In other countries[edit]

This practice of lynching is found in the Caribbean country of Haiti. It was prominently used against supporters of Jean-Claude Duvalier's dictatorship at the beginning of the democratic transition, from 1986 to 1990.[citation needed] There were about 45 or so at the close of 2010, including about 40 in Grand'Anse Department.[17]

In the early 1990s, university students in Abidjan, Cote d'Ivoire were plagued by burglars stealing from their dormitories. The students took matters into their own hands by capturing the alleged thieves, and then executed them by placing tyres around their necks and setting the tyres on fire. Ivorian police, powerless to stop these necklacings, could do nothing but stand by and watch.[18]

In 2006, at least one person died in Nigeria by necklacing in the deadly Muslim protests over satirical cartoon drawings of Muhammad.[19]

The practice is widely used by drug dealers in Brazil, where it's called micro-ondas[20][21] (allusion to the microwave oven).[22] Journalist Tim Lopes was a notable victim.

Necklacing was also widely used in the armed insurrection led by the Janatha Vimukthi Peramuna in Sri Lanka. A graphic description of one such necklacing appears in the book The Island of Blood by journalist Anita Pratap.


  1. ^ Parker, Peter, In the Shadow of Sharpeville: Apartheid and Criminal Justice, p. 263, ISBN 9780814766590 
  2. ^ Parks, Michael (1987-09-02), S. Africa Hangs 2 Blacks for Murder, Los Angeles Times, retrieved 2013-12-14 
  3. ^ Dixon, Norm (1993), South African cops invented 'necklace' murders, Green Left Weekly, retrieved 2013-12-14 
  4. ^ "The Black Struggle for Political Power: Major Forces in the Conflict". Human Rights Watch. Retrieved 2008-02-18. 
  5. ^ Fihlani, Pumza (2011-10-12). "Is necklacing returning to South Africa?". BBC News. Retrieved 11 December 2013.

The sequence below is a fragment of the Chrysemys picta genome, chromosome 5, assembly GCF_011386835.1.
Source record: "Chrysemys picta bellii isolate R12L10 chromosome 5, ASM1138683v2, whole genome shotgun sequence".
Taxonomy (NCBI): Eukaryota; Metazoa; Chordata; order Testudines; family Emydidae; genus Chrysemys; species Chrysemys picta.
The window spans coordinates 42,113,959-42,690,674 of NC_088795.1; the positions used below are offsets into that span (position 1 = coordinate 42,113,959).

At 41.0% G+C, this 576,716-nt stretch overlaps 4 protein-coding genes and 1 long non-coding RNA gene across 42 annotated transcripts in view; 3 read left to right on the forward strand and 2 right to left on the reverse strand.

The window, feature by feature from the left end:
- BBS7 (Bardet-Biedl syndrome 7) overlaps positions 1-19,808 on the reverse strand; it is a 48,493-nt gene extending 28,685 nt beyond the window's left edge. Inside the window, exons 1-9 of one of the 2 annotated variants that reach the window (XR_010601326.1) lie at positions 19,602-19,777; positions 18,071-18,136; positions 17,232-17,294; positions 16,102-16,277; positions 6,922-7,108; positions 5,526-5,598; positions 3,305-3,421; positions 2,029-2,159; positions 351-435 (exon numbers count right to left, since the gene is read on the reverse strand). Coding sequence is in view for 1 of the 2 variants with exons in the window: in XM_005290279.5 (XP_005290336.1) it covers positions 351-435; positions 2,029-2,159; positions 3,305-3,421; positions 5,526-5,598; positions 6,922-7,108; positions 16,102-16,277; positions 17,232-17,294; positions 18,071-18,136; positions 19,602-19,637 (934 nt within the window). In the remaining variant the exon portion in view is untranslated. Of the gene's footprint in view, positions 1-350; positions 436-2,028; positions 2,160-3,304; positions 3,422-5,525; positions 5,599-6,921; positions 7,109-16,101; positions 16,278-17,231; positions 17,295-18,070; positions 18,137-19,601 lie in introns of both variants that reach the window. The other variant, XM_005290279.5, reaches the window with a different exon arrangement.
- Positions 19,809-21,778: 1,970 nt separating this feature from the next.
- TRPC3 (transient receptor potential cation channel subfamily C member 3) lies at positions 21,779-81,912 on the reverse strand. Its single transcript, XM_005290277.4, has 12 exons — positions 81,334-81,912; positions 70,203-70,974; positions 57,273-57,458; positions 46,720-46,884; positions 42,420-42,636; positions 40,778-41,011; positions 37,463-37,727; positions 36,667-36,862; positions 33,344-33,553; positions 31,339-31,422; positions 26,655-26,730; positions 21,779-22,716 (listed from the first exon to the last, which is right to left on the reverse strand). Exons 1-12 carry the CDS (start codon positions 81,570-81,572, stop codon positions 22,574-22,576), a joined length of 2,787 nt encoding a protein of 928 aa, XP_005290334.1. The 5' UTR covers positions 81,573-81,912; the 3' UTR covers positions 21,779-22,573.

6. ^ David Beresford (27 January 1989). "Row over 'mother of the nation' Winnie Mandela". London: The Guardian. Retrieved 2008-05-01. 
  7. ^ a b . AfricaFiles http://www.africafiles.org/article.asp?ID=3791. Retrieved 2013-12-07.  Missing or empty |title= (help)
  8. ^ Elirea Bornman, René van Eeden, Marie Wentzel (1998). Violence in South Africa: A Variety of Perspectives. HSRC Publishers. p. 19. ISBN 0796918589. 
  9. ^ "Truth And Reconciliation Commission". Doj.gov.za. Retrieved 2013-12-07. 
  10. ^ "Truth Commission Looks At First "Necklace" Murder". SAPA. 4 February 1997. Retrieved 2008-05-01. 
  11. ^ Tim Porter (18 February 2003). "Covering War in a Free Society". Retrieved 2008-02-18. 
  12. ^ Lynda Schuster (2004). A Burning Hunger: One Family's Struggle Against Apartheid. Ohio University Press. p. 453. ISBN 9780821416525. 
  13. ^ Cowell, Alan (1985-07-11). "Bishop Tutu Saves Man From Crowd". The New York Times. 
  14. ^ Violence erupts in South-Africa, Blackademics, 2008
  15. ^ http://www.environment.co.za/documents/water/KeynoteAddressCSIR2008.pdf
  16. ^ Turton, A.R. 2010. Shaking Hands with Billy. Durban: Just Done Publications. http://www.shakinghandswithbilly.com
  17. ^ "Protests over Haiti's cholera outbreak turn violent". CNN. 15 November 2010. 
  18. ^ Kaplan, Robert D. (1996). The Ends of the Earth: A Journey to the Frontiers of Anarchy. New York: Random House. p. 14. ISBN 0-679-75123-8. 
  19. ^ Musa, 'Njadvara (19 February 2006). "Muslims' rage over cartoons hits Nigeria". The San Diego Union-Tribune. Retrieved 18 September 2009.